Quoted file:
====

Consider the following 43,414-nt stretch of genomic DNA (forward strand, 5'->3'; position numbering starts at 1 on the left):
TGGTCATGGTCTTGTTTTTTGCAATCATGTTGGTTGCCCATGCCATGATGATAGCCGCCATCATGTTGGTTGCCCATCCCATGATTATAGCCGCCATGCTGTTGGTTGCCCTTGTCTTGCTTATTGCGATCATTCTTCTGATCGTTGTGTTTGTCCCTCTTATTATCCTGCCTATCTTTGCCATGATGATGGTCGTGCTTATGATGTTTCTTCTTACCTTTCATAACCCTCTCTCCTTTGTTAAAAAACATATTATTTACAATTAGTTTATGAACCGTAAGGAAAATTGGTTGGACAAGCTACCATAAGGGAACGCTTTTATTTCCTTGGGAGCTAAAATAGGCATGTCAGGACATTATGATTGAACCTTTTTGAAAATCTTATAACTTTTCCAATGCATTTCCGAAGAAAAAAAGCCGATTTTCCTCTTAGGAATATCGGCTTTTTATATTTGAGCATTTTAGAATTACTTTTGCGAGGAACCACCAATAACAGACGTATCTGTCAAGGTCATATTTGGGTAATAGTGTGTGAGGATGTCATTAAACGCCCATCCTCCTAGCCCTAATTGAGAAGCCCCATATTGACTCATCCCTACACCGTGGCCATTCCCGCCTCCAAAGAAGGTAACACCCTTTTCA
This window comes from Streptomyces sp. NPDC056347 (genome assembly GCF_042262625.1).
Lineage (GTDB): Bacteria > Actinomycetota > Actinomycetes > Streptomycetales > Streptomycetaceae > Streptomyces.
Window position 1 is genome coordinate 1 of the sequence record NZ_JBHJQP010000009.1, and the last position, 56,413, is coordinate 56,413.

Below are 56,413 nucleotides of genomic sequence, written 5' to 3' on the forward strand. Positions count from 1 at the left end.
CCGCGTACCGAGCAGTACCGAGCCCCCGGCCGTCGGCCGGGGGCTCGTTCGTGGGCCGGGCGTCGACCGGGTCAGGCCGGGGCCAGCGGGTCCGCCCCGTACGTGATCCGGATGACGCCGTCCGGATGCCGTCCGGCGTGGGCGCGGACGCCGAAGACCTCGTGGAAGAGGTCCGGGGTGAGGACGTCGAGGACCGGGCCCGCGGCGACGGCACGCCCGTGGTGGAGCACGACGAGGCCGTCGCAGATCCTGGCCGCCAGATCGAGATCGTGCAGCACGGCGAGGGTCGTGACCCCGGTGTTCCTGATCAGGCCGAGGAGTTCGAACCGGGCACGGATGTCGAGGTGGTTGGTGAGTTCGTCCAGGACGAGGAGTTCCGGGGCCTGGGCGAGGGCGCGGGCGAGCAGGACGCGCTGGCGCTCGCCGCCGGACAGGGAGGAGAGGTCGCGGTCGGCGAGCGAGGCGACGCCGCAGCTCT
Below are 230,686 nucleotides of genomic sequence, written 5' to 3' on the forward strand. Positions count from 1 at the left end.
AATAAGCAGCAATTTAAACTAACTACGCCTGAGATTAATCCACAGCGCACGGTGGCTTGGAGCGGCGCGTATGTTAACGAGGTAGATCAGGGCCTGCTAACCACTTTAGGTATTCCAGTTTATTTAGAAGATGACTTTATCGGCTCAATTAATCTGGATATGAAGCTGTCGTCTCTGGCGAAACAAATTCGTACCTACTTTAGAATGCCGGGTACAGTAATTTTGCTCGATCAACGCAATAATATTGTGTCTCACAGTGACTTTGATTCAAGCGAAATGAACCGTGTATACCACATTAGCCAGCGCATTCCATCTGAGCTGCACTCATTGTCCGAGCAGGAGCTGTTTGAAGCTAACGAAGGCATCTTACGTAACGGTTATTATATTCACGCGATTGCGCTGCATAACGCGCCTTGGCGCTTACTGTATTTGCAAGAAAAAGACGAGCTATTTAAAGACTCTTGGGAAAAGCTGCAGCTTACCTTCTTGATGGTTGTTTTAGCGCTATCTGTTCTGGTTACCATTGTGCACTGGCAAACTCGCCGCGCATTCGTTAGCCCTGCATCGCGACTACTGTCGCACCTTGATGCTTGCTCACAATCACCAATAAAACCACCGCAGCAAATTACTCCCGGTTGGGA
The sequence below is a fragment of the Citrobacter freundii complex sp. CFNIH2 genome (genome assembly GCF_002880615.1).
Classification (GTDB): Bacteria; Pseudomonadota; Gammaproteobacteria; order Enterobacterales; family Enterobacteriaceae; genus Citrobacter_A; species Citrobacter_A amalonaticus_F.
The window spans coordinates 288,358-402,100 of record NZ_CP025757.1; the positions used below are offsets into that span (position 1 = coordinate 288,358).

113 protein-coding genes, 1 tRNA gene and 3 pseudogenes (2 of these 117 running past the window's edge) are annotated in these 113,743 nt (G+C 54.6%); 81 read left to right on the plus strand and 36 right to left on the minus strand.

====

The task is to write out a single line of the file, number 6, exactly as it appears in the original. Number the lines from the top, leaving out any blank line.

Below are 56,413 nucleotides of genomic sequence, written 5' to 3' on the forward strand. Positions count from 1 at the left end.